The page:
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Edward L. Pierce, Memoir and letters of Charles Sumner: volume 1, Chapter 8: early professional life.—September, 1834, to December, 1837.—Age, 23-26. (search)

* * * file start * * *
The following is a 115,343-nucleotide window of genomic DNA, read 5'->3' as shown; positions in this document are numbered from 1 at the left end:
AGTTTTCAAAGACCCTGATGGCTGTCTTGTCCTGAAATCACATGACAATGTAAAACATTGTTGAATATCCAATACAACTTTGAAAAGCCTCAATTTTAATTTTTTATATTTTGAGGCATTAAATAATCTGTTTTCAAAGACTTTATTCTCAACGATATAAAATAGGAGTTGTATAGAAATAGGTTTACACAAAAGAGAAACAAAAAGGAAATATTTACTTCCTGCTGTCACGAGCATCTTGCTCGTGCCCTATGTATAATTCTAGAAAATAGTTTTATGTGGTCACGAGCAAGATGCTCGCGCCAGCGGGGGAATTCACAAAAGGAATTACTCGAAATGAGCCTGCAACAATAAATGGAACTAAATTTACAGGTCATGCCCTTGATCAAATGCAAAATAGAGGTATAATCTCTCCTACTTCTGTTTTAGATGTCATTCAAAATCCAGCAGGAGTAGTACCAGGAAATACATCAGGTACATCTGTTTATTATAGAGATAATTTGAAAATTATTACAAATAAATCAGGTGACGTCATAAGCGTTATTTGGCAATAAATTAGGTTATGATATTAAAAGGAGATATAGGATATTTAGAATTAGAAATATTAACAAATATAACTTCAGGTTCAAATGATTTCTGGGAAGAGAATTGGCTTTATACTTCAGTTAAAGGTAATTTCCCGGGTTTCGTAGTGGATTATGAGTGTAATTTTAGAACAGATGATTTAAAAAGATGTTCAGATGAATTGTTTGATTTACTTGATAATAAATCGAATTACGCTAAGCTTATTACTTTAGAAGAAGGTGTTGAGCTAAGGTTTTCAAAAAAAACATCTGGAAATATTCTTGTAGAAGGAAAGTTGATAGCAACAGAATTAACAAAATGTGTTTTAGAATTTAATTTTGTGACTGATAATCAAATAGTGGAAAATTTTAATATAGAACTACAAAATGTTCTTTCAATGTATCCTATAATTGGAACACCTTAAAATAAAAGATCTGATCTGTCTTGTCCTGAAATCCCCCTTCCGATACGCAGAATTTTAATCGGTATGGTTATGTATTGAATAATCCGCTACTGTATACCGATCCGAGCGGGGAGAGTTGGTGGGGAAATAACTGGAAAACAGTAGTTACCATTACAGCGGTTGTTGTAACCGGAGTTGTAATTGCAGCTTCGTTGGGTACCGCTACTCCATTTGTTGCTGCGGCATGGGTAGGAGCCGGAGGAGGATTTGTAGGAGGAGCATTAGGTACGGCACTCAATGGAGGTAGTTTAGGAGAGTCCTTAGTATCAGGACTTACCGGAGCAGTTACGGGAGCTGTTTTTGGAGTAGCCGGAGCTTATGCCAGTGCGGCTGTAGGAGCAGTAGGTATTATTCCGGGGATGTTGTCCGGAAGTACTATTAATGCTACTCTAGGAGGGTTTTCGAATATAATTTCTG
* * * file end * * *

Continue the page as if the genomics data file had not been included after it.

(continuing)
e exercises promptly and constantly, and seem to take an unabated interest in their studies, studying the cases referred to in the marginal notes. I endeavor to stimulate them as much as possible, and flatter myself that I have at least kept the old breath in the body, if I have not succeeded in breathing into it any new afflatus. We shall all welcome you back; and we have long ago said— Ducite ab urbe domum, mea carmina, ducite Daphnim. Virgil. Eel. VIII. 68. But do not hasten from Litchfield, and remember me to your daughter, who, I hope, is well. Codification is at a stand-still. Nothing has been said about it yet, though there is a prevailing impression that it will pass, at least so far as the criminal law is concerned. The Legislature have not yet plunged into mischief, though they are floundering on. I have come to the end of my paper and of my thoughts, and must hasten to take the hourly (on the outside) for Cambridge. Ever yours affectionately, C. S. To Rev. D